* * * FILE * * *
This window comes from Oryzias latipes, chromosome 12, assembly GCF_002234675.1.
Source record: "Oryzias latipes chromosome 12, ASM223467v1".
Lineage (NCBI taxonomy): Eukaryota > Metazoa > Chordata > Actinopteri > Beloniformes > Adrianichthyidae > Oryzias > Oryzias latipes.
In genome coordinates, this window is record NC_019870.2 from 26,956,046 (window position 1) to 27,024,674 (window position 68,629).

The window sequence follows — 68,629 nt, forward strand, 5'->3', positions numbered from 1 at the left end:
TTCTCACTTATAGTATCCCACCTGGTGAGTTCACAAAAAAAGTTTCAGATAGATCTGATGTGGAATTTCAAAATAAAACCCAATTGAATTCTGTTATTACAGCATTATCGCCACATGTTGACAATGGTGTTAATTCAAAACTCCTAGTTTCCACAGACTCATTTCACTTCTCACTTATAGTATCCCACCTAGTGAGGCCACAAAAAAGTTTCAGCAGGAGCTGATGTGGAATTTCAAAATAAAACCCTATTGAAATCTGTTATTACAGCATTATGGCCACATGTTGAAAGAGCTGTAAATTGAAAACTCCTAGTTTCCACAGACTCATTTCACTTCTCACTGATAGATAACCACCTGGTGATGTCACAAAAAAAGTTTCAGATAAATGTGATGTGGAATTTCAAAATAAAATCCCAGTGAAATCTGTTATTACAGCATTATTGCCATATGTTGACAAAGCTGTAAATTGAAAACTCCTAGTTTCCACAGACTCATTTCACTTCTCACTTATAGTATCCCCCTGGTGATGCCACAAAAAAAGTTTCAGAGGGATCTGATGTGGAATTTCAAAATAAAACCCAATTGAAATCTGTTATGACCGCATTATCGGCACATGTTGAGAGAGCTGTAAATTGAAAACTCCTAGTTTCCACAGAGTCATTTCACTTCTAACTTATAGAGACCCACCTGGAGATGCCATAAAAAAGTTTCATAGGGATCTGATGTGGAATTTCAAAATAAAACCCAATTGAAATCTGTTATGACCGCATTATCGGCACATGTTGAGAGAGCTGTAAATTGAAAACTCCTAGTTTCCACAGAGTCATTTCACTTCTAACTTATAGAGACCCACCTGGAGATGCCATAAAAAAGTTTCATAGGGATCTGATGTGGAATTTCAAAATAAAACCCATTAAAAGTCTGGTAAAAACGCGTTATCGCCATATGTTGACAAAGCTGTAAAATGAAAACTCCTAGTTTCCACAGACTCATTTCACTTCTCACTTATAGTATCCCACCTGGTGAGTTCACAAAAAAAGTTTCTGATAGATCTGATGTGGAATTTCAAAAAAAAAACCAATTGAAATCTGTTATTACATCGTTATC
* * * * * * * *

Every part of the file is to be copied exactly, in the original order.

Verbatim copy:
This window comes from Oryzias latipes, chromosome 12, assembly GCF_002234675.1.
Source record: "Oryzias latipes chromosome 12, ASM223467v1".
Lineage (NCBI taxonomy): Eukaryota > Metazoa > Chordata > Actinopteri > Beloniformes > Adrianichthyidae > Oryzias > Oryzias latipes.
In genome coordinates, this window is record NC_019870.2 from 26,956,046 (window position 1) to 27,024,674 (window position 68,629).

The window sequence follows — 68,629 nt, forward strand, 5'->3', positions numbered from 1 at the left end:
TTCTCACTTATAGTATCCCACCTGGTGAGTTCACAAAAAAAGTTTCAGATAGATCTGATGTGGAATTTCAAAATAAAACCCAATTGAATTCTGTTATTACAGCATTATCGCCACATGTTGACAATGGTGTTAATTCAAAACTCCTAGTTTCCACAGACTCATTTCACTTCTCACTTATAGTATCCCACCTAGTGAGGCCACAAAAAAGTTTCAGCAGGAGCTGATGTGGAATTTCAAAATAAAACCCTATTGAAATCTGTTATTACAGCATTATGGCCACATGTTGAAAGAGCTGTAAATTGAAAACTCCTAGTTTCCACAGACTCATTTCACTTCTCACTGATAGATAACCACCTGGTGATGTCACAAAAAAAGTTTCAGATAAATGTGATGTGGAATTTCAAAATAAAATCCCAGTGAAATCTGTTATTACAGCATTATTGCCATATGTTGACAAAGCTGTAAATTGAAAACTCCTAGTTTCCACAGACTCATTTCACTTCTCACTTATAGTATCCCCCTGGTGATGCCACAAAAAAAGTTTCAGAGGGATCTGATGTGGAATTTCAAAATAAAACCCAATTGAAATCTGTTATGACCGCATTATCGGCACATGTTGAGAGAGCTGTAAATTGAAAACTCCTAGTTTCCACAGAGTCATTTCACTTCTAACTTATAGAGACCCACCTGGAGATGCCATAAAAAAGTTTCATAGGGATCTGATGTGGAATTTCAAAATAAAACCCAATTGAAATCTGTTATGACCGCATTATCGGCACATGTTGAGAGAGCTGTAAATTGAAAACTCCTAGTTTCCACAGAGTCATTTCACTTCTAACTTATAGAGACCCACCTGGAGATGCCATAAAAAAGTTTCATAGGGATCTGATGTGGAATTTCAAAATAAAACCCATTAAAAGTCTGGTAAAAACGCGTTATCGCCATATGTTGACAAAGCTGTAAAATGAAAACTCCTAGTTTCCACAGACTCATTTCACTTCTCACTTATAGTATCCCACCTGGTGAGTTCACAAAAAAAGTTTCTGATAGATCTGATGTGGAATTTCAAAAAAAAAACCAATTGAAATCTGTTATTACATCGTTATC